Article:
As he pointedly stated in a written court filing, “You cannot heal a psychological wound with cosmetic surgery.”

Dismissing such concerns and giving patients what they want in the pursuit of happiness is unethical, he said.

“You’re abusing the patient.”

Because the novelty wears off after an initial period of post-surgery euphoria, such a patient “is left with the same sorrow and a bill for plastic surgery, and their hopes have not been realized,” Lappert said.

Problems Plague Arkansas Lawyers

Lappert’s hour-long testimony went fairly smoothly, capping a Murphy’s Law-type morning for the Arkansas Attorney General’s Office.

Before Lappert took the stand, spotty internet connections interrupted the live video testimony of an expert witness, sociologist Mark Regnerus, who was testifying while out of the country.

A court stenographer’s machine also malfunctioned, forcing another five-minute delay in the proceedings while a replacement stenographer was summoned and set up.

Moody also repeatedly interjected with questions about the purpose of Regnerus’s testimony.

A lawyer for the plaintiff, Daniel Richardson, appeared to have boxed Regnerus into a corner, as he got the witness to acknowledge that his sole expertise is in the field of sociology.

Then, Richardson objected to any questions that Dylan Jacobs, a deputy solicitor general for Attorney General Leslie Rutledge, tried to ask outside that boundary.

Moody also kept admonishing Jacobs about the form and intent of his questions.

“Where are we going with this, Mr. Jacobs? … I need to know what his expertise is going to do to help me answer my questions … beyond the average layperson,” Moody said.

Several times during Regnerus’s testimony, which spanned nearly three hours, the judge appeared flummoxed.

He raked both palms down his cheeks in frustration. But he occasionally overruled objections from opposing counsel and acknowledged that he was giving Jacobs the chance to “make a record.”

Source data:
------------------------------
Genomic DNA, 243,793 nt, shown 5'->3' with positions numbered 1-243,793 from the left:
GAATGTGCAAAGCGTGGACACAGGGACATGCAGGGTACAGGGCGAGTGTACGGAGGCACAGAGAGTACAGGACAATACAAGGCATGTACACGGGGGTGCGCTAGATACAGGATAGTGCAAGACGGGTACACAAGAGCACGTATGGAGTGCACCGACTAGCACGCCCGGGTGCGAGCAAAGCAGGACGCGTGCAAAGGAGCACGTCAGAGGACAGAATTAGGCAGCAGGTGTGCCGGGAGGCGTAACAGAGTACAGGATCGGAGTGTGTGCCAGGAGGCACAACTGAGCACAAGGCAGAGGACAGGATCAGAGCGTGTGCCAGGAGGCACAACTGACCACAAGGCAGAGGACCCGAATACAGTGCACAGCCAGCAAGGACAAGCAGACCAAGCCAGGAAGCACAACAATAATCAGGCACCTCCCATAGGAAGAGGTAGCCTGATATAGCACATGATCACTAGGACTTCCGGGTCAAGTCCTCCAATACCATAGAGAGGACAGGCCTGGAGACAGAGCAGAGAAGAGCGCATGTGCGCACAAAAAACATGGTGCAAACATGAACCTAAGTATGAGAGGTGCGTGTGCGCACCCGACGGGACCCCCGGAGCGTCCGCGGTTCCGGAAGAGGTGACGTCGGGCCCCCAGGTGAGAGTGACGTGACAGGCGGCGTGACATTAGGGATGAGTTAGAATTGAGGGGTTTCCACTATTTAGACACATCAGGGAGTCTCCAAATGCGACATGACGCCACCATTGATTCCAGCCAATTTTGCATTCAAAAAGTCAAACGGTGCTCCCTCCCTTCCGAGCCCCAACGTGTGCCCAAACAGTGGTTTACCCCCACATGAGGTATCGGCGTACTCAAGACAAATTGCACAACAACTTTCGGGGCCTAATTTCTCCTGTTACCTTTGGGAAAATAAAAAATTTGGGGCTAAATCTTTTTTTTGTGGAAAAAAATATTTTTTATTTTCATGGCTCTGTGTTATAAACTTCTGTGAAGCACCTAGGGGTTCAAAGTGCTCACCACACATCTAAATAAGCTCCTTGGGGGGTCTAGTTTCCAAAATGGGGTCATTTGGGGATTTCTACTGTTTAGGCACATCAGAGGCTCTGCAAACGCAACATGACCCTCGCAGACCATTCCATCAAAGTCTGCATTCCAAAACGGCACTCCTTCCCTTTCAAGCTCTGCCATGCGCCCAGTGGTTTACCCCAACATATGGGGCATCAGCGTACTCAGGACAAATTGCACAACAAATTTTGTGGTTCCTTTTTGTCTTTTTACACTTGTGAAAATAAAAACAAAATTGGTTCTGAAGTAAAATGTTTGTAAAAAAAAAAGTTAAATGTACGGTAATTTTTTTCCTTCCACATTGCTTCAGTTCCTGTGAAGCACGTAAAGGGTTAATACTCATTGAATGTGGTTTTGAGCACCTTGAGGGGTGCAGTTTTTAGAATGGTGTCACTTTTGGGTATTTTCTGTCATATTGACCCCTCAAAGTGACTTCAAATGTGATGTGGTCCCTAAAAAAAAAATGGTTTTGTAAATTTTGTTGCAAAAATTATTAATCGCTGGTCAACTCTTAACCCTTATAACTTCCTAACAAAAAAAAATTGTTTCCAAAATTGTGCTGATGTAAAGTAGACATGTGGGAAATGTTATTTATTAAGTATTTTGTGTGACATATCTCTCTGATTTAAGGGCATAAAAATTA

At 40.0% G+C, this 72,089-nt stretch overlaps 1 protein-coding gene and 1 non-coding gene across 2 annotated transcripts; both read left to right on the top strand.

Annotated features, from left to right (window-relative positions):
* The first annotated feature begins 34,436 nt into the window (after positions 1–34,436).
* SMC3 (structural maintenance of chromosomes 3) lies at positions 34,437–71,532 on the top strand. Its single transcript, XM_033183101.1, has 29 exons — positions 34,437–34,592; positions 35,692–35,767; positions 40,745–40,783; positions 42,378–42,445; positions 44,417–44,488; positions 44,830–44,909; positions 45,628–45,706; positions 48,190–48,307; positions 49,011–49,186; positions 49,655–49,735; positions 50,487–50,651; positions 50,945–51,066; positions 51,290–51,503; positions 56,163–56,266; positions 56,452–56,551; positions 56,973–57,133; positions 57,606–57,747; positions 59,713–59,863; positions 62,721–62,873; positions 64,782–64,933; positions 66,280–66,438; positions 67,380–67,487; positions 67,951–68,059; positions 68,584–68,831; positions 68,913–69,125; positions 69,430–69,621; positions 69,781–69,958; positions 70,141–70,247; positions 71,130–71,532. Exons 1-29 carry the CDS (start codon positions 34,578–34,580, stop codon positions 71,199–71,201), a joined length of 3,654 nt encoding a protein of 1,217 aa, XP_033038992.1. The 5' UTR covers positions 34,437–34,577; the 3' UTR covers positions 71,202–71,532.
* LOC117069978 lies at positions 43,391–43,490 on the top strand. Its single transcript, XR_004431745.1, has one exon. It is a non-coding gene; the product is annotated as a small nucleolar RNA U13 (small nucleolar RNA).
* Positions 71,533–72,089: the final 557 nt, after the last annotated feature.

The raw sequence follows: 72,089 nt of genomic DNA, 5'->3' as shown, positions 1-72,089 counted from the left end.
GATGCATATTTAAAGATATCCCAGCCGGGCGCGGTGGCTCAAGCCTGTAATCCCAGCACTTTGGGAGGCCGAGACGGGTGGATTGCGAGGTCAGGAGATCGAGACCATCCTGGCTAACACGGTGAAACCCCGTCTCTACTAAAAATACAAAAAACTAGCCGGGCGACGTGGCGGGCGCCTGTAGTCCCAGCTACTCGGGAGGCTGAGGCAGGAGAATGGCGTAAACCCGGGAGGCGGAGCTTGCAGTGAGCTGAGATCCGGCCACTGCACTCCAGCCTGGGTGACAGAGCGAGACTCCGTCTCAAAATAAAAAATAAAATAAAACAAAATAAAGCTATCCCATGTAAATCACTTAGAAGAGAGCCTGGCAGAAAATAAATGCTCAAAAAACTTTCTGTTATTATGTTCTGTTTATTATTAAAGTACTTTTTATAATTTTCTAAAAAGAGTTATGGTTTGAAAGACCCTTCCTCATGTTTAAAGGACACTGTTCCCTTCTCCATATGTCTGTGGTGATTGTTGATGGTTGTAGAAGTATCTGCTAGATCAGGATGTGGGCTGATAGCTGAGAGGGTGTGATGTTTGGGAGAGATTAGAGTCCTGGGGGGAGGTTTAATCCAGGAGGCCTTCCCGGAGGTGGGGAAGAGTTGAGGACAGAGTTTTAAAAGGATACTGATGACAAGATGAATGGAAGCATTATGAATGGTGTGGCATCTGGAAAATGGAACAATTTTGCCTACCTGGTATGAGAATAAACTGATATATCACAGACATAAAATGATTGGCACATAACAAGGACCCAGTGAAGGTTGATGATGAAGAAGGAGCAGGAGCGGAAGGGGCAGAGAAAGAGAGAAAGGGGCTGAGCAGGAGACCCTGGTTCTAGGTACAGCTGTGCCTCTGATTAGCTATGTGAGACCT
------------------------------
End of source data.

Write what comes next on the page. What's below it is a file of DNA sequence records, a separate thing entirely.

‘Castro Consensus’ Emerges

Jacobs did seem to score a few points when he got Regnerus to discuss how his review of articles and discourse revealed a possible “Castro Consensus” about the best way to help youths who are experiencing gender dysphoria.

Such a forced consensus masquerades as truth, according to Regnerus.

“Truth becomes whatever the ‘consensus’ says it is,” he said.

A sociology professor at the University of Texas–Austin, Regnerus said he viewed the transgender phenomenon using his training as a sociologist to study how it has morphed.

He also said he suspects “ideological capture” has taken hold.

Activists have attacked dissenters who oppose transgender medical procedures; some have lost their jobs or been demoted simply by documenting phenomena that they observe, he said.

Thus, activists also appear to have swayed the viewpoints of large professional organizations such as the American Medical Association and the American Academy of Pediatrics. The activists have latched onto the authority of those organizations to promote a specific agenda and belief system, Regnerus said.

He also noted that changes in language, seemingly driven by ideology, are influencing the way researchers work. One example is the increasing use of the term “sex assigned at birth.”

For as long as almost anyone can recall, “we had the understanding that sex is ‘observed’” and that anyone can tell a baby’s sex—boy or girl—just by taking a peek.

But now, Regnerus said, “We actually put surveys in front of people that ask, ‘What is your sex assigned at birth?’”

Use of this new terminology shows that “there is a particular value embedded,” he said.

“It signals the ideological capture of … the method by which we document basic things,” Regnerus said.

Janice Hisle
Janice Hisle writes on a variety of topics including the First Amendment and the youth transgender movement. Before joining The Epoch Times she worked for more than two decades as a reporter for newspapers in Ohio and authored several books. A graduate of Kent State University's journalism program, she embraces "old-school" journalism with a modern twist. You can reach Janice at: